Thankfully, we had twenty-three years of marriage before we entered the world of therapeutic parenting, and thirty years of marriage before we lost our daughter. We had a strong foundation.
We also aren’t recovering from the pain of addiction or unfaithfulness, both of which break hearts and lives. I can think of four marriages among my friends that have survived a spouse being unfaithful – it can be done. It takes a huge amount of forgiveness and determination to rebuild, and in some cases, the wounds cannot be healed.
By the grace and kindness of God, prayers of good friends, our own desperation, and the strength of the promises we made all those years ago, we’re beating back the darkness in our own hearts and asking Jesus to enter in. We’re clinging to each other.
There’s a whole story of the beautiful way Jesus broke through to us, which I’ll save for another day, but since that time, we’ve been very tender to each other. We’re turning toward each other and not away, even in the most stressful moments.
But I digress, let me get back to the coming year.
I was sitting in a beautiful house last month, looking out the window at choppy waves, and two words came to me very clearly: completion and restoration.
2017 is a year for Completion and Restoration.
I wrote these words in my journal and sat looking at them for a long time. What does God have in mind?
I like to get things done, so I often plow my way through projects, or drag Russ into my big ideas.
Russ is an engineer – an engineering professor, no less. You women who are married to engineers know what I’m talking about. He is detail-oriented, research-minded, and meticulous.
I, on the other hand, like to see quick results and check projects off my list, even if the results aren’t quite perfect, which means this is a source of pretty significant conflict for us.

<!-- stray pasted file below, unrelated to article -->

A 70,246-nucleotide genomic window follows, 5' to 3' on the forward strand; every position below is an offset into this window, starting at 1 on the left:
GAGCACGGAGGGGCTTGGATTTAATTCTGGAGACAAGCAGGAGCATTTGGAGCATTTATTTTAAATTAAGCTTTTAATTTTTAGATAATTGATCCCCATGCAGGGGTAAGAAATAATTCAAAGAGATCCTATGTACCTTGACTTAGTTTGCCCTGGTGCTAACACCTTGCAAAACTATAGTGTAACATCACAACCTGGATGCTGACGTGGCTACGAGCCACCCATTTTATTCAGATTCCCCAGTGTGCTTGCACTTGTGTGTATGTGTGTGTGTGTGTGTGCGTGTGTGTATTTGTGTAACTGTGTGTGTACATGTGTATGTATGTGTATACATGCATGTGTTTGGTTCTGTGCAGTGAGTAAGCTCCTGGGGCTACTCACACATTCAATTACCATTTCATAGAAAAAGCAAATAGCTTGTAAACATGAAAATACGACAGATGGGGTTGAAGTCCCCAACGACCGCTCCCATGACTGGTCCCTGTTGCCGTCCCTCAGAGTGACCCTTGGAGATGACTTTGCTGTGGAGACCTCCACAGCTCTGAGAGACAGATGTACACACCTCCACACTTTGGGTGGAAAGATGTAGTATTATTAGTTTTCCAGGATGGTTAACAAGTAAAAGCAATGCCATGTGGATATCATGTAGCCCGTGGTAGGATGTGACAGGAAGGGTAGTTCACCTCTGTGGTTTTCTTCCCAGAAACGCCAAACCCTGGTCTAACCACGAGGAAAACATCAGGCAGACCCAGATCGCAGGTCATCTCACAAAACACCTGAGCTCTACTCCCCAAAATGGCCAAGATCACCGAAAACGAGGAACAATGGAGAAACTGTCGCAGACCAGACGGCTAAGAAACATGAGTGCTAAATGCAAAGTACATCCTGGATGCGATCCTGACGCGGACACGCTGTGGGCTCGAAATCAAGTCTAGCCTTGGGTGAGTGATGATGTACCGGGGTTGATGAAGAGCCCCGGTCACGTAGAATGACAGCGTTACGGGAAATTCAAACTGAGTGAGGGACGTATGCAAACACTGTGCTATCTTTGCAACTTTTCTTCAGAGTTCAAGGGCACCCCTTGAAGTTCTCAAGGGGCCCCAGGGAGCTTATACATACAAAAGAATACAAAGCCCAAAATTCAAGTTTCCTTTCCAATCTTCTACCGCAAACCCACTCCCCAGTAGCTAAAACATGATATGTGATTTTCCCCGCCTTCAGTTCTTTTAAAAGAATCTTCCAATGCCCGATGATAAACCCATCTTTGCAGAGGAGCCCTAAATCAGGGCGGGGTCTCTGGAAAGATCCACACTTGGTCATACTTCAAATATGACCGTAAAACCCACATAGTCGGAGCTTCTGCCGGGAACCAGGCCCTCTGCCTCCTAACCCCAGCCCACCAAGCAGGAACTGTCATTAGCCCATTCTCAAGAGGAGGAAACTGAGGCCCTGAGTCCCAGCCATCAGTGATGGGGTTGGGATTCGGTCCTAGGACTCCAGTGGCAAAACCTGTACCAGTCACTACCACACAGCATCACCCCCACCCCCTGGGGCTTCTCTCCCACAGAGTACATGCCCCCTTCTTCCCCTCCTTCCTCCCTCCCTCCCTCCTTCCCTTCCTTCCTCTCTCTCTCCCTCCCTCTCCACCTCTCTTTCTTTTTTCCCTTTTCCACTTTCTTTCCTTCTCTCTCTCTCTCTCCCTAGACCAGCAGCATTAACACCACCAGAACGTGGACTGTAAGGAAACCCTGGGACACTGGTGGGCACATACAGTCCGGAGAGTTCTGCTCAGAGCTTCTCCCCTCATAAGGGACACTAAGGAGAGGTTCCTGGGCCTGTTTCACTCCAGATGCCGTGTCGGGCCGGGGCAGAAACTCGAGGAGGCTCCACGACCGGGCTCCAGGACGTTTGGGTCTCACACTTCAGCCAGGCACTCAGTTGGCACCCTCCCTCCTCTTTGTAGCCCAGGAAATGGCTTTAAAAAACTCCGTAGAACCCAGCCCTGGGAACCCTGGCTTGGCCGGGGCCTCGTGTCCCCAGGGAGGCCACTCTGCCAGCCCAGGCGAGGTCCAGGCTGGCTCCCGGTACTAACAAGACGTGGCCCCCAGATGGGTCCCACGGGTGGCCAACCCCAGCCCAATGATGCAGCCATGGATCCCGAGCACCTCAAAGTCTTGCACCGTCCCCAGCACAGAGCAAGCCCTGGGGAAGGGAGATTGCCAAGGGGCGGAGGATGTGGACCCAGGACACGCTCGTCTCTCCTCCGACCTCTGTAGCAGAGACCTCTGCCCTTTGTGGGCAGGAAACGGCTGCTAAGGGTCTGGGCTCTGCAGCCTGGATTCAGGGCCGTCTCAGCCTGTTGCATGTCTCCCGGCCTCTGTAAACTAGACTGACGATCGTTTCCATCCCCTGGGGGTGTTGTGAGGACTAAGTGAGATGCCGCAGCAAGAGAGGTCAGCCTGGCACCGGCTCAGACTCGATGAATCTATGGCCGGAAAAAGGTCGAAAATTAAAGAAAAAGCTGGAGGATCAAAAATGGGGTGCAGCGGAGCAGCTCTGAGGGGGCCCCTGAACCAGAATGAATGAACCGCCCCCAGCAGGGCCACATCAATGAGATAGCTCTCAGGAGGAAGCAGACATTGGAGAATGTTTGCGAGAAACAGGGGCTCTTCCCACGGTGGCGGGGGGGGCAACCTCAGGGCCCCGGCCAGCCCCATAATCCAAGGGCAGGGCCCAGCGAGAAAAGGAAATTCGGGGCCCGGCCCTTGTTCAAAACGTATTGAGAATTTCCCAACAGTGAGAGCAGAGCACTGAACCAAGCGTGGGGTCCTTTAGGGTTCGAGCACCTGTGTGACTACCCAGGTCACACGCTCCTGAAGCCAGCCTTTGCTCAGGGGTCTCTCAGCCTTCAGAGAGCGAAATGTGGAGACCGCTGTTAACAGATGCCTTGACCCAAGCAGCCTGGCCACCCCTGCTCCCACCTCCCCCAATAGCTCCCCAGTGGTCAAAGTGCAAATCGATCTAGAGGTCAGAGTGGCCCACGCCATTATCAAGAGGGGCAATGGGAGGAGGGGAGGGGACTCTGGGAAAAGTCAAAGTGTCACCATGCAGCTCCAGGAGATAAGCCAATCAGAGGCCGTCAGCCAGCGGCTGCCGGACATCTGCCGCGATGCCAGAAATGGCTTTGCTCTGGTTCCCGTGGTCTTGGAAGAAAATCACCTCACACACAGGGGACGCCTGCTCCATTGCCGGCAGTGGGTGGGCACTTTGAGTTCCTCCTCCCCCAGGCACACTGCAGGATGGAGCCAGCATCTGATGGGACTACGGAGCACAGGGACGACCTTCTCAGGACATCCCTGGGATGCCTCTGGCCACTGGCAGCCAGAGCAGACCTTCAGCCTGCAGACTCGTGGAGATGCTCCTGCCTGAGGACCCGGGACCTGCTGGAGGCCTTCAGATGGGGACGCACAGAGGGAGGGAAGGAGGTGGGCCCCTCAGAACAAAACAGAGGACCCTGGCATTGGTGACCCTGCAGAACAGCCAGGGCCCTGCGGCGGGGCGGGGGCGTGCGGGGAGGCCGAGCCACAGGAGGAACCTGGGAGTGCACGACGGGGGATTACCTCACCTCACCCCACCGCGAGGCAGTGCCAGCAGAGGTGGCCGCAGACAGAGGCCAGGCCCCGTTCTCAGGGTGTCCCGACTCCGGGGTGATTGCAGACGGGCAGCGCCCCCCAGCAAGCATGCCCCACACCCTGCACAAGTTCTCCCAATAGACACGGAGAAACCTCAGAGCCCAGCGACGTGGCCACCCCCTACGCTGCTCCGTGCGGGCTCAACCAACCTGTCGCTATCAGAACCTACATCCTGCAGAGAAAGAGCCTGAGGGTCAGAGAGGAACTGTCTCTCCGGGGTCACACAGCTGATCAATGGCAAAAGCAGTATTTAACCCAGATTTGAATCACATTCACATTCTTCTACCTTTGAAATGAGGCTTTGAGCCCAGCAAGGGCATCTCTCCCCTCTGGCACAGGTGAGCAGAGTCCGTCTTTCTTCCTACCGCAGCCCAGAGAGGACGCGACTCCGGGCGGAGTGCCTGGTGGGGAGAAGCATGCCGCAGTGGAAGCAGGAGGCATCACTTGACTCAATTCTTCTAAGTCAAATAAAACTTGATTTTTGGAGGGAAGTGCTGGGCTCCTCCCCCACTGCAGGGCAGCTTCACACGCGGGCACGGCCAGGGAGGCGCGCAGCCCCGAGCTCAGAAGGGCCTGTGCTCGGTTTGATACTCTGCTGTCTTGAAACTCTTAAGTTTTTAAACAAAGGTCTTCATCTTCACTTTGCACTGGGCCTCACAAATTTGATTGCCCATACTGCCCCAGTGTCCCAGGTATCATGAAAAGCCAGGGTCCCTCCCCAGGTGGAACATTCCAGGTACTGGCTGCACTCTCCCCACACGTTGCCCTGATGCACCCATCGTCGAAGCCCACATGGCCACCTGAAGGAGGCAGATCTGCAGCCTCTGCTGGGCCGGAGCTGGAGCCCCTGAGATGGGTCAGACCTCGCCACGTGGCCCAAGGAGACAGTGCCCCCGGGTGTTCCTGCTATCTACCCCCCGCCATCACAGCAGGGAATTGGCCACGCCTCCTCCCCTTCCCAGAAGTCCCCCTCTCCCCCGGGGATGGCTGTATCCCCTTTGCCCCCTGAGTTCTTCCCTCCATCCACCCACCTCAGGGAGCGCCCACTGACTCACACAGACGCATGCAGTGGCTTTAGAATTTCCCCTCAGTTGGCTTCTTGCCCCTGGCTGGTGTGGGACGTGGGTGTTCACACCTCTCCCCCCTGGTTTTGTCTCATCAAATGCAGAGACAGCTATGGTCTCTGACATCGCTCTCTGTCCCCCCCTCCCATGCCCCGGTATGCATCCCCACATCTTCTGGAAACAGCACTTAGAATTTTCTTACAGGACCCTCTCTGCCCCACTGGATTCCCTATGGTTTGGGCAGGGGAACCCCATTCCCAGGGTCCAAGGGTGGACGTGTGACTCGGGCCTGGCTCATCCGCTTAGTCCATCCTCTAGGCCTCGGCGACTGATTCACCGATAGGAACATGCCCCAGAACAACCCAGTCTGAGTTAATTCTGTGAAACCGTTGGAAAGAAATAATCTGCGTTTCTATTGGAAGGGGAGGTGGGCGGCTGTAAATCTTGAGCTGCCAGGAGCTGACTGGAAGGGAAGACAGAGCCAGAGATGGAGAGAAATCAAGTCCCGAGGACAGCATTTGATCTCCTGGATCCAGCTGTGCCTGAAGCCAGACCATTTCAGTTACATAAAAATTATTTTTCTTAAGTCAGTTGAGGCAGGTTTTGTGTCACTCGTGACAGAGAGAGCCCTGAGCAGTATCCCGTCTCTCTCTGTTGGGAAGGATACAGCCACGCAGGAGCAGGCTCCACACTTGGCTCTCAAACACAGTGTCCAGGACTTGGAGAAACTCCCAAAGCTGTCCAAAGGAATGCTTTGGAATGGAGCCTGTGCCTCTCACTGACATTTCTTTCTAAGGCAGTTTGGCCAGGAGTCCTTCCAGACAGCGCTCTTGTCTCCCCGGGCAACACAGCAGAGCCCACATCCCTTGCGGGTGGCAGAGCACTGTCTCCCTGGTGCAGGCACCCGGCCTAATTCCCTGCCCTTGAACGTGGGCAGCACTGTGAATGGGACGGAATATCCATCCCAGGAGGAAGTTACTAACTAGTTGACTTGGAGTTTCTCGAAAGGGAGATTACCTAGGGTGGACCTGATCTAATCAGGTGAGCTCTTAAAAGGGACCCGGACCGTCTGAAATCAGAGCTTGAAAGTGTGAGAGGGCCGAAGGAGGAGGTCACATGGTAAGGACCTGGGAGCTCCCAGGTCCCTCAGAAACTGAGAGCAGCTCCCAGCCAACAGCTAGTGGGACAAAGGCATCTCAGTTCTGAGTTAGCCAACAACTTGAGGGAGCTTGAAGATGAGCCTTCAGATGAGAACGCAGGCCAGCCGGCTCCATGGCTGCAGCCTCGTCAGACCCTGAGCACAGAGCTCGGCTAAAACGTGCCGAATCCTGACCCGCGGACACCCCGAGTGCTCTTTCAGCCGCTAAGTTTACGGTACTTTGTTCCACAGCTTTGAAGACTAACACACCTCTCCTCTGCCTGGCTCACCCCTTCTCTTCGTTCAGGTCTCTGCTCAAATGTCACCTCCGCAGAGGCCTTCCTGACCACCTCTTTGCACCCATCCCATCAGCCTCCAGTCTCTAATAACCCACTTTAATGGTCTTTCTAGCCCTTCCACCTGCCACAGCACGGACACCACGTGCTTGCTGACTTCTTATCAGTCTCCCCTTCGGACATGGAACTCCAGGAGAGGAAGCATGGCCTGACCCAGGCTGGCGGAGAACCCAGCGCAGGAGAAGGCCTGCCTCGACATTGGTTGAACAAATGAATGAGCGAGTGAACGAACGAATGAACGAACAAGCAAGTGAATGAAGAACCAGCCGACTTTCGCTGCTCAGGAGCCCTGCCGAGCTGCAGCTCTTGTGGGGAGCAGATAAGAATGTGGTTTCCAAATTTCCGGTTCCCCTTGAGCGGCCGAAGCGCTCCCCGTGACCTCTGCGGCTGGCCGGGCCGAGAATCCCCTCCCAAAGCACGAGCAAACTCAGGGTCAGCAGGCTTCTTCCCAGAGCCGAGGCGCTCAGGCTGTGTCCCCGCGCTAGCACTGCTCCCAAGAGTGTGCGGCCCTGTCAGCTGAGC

We had been tripping over this stumbling block for many years when we met our ultimate challenge.
Ten years ago, we adopted four children in sixteen months and our world fell apart.
All at once we had eleven children, three of whom had significant needs. Within a short time, their trauma resulted in trauma for the rest of our children, giving us a family of traumatized children.
We were shaken to our core, knocked to our knees in desperation, crying out to God for help.
The next years were consumed with seeking healing for our children. If you’ve been reading long, you know we spent two years traveling to Seattle every other week for therapy for kids. We traveled to Nebraska and Montana. Russ and I completed TBRI training and spent a week in Texas taking classes with Dr. Karyn Purvis and David Cross at TCU.
We’ve been all in – giving it everything we have; now life is changing and opening up a little. We’re breathing a little more easily.
We’re still doing therapy with a couple of our kids and pursuing educational support. We’re immersed in sports because it’s so good for them.
And we’re working our way through grief, which is a long, winding road for our family.
All that to say, there are many unfinished projects in our lives, some of them going back many years.
I’m not only talking about home projects, although there are plenty of those, but all kinds of important things that have been left undone, like updating our will (why yes, we do have more than six children, we have eleven, but, oh wait it’s been so long that only four of them are now under 18).
There are projects we started before the kids came home that have been left undone ever since. We need to decide if we should return to them. Perhaps they are dreams from a former life that no longer fit who we are and what matters to us now.
There is a lot to talk and pray about.
And that leads me to the next part of what I think God is speaking to us – Restoration, which I’ll write about Wednesday.
If you are in a hard season in your marriage, please hold on. Get help. Marriage can be hard – and you can do hard things.
Find a long-married couple to mentor you. Seek out a good counselor. One reader told me Relationship Lifeline save her marriage. Check it out.
There are many good books available.
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The Seven Principles for Making Marriage Work was recommended by our counselor. I recently heard an interview with the author of Very Married and enjoyed her candor and thoughts on marriage. It’s on my list. Lastly, the authors of How We Love offered a pre-conference workshop at the Refresh Conference a couple of years ago. Their book is also used by Relationship Lifeline.